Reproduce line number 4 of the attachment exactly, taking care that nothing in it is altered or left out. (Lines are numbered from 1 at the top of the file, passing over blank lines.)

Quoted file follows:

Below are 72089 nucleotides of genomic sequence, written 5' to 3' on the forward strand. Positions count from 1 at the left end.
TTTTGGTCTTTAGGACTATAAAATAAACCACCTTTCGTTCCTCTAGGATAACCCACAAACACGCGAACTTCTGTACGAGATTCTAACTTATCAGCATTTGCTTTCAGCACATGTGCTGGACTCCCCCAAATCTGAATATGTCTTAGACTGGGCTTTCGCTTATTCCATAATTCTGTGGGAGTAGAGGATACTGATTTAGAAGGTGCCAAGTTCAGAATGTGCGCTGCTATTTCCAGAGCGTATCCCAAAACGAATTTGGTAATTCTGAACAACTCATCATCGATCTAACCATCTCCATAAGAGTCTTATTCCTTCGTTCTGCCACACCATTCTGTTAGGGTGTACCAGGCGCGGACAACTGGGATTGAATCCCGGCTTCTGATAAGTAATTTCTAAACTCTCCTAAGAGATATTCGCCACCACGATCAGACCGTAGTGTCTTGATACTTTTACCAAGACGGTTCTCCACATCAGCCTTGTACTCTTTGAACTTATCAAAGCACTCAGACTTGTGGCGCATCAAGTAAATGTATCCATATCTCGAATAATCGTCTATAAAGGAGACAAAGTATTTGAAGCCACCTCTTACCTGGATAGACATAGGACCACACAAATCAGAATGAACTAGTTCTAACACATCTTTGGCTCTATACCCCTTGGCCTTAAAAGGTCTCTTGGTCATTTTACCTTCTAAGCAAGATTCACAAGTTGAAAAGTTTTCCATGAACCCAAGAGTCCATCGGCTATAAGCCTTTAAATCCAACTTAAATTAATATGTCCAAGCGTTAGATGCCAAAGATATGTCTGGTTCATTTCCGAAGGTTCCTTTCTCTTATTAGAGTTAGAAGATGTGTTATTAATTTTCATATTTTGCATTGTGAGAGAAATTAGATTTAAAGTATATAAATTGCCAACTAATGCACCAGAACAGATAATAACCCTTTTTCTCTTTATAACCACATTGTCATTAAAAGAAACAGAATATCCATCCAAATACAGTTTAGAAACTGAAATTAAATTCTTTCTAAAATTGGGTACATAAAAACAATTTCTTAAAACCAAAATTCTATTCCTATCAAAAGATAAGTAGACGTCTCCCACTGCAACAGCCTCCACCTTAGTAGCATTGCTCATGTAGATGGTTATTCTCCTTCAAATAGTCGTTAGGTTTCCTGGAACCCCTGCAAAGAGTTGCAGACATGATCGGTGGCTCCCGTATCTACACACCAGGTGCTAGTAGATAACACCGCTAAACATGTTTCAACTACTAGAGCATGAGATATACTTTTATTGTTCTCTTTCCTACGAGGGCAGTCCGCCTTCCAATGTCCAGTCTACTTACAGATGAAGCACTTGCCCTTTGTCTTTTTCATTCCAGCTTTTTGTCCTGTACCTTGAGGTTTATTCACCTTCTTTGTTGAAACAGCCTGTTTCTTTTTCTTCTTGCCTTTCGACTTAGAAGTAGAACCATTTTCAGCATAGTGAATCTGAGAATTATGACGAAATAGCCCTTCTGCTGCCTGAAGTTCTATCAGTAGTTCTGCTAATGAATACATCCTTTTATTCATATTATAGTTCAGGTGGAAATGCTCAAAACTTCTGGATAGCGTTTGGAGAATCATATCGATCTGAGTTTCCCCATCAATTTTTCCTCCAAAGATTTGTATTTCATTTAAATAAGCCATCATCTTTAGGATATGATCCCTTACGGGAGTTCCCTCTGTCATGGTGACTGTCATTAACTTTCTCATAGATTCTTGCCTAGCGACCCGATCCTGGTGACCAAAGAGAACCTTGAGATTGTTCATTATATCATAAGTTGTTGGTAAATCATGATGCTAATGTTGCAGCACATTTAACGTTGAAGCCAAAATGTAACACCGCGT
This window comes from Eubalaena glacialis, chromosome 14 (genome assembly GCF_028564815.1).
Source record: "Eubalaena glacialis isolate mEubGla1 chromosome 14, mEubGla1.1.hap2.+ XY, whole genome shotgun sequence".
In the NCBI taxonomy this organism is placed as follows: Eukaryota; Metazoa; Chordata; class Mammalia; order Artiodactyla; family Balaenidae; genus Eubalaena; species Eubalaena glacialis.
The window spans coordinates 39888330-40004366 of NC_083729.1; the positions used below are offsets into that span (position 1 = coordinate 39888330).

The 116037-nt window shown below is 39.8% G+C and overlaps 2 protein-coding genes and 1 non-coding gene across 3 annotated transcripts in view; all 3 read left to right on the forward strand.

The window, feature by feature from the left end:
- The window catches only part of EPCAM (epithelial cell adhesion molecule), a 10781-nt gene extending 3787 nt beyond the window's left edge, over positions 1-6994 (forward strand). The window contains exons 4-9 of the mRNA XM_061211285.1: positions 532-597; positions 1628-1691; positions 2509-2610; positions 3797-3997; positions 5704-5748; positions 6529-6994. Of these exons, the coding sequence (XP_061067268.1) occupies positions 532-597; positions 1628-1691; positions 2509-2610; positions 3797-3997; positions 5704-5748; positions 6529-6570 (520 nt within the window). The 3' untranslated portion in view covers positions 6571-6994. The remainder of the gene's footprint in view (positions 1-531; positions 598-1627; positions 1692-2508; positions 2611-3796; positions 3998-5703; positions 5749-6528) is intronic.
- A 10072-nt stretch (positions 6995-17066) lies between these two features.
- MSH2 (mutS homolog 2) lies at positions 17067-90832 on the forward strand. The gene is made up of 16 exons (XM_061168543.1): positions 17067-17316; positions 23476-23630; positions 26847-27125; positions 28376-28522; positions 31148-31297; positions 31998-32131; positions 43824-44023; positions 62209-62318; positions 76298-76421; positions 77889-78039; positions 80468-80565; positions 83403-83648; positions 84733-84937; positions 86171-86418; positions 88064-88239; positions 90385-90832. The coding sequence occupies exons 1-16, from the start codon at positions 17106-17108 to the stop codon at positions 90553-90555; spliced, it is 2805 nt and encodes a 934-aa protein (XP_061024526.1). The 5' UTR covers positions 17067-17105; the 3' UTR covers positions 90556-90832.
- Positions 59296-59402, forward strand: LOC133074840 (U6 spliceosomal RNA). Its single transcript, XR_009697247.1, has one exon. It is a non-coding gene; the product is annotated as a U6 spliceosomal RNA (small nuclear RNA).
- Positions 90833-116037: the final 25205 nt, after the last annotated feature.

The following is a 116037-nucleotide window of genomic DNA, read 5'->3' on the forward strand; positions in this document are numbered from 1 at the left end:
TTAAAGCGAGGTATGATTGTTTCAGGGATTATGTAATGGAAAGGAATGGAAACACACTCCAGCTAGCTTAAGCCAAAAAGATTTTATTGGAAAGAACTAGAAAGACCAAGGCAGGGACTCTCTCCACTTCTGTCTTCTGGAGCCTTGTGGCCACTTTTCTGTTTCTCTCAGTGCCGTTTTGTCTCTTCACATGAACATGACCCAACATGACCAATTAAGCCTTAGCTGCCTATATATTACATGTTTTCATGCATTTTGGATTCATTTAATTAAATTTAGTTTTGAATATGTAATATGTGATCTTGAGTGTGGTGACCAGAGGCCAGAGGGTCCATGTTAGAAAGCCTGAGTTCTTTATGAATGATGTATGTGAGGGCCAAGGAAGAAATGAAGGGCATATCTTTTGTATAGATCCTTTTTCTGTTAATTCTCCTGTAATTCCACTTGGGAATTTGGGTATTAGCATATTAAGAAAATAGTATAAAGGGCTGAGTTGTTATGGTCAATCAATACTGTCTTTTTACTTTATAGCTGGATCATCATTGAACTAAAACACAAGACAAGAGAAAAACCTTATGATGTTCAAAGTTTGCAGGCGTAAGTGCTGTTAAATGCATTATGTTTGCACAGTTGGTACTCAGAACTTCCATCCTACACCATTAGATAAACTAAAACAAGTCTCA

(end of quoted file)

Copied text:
Source record: "Eubalaena glacialis isolate mEubGla1 chromosome 14, mEubGla1.1.hap2.+ XY, whole genome shotgun sequence".